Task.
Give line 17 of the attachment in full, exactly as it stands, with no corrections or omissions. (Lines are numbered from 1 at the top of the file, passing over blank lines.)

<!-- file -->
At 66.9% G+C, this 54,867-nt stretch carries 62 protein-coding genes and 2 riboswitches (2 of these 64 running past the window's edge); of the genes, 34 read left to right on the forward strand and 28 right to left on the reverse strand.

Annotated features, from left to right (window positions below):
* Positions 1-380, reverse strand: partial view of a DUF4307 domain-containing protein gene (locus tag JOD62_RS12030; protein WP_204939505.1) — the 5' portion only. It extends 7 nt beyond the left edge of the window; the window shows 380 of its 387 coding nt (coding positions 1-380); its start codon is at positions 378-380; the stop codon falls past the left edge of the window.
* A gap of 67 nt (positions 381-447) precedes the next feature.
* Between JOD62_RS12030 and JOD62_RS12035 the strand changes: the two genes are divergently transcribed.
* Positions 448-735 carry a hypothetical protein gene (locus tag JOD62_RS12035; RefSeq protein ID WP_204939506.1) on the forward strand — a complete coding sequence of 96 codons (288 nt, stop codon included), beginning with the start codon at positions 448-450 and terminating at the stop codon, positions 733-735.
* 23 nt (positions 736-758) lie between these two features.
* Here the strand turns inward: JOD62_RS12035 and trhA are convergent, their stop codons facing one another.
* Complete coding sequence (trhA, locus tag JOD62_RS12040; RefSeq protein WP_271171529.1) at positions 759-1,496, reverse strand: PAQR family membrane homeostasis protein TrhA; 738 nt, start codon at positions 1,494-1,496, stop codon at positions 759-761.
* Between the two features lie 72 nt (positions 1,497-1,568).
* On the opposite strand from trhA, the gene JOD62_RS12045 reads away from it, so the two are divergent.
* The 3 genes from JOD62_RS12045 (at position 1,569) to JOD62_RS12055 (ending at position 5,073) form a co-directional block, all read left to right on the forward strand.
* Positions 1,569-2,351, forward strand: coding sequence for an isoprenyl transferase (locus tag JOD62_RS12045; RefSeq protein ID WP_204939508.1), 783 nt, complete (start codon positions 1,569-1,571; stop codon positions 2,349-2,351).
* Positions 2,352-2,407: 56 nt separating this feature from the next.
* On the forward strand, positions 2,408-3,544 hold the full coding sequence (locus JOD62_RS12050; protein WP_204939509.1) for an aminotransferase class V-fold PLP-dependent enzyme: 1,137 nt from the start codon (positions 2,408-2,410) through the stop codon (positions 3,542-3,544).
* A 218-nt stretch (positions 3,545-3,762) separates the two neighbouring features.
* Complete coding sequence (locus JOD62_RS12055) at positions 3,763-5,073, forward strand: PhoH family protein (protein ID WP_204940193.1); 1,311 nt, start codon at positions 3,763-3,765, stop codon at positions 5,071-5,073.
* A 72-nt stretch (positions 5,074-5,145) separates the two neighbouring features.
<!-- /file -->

* Complete coding sequence (locus JOD62_RS12055) at positions 3,763-5,073, forward strand: PhoH family protein (protein ID WP_204940193.1); 1,311 nt, start codon at positions 3,763-3,765, stop codon at positions 5,071-5,073.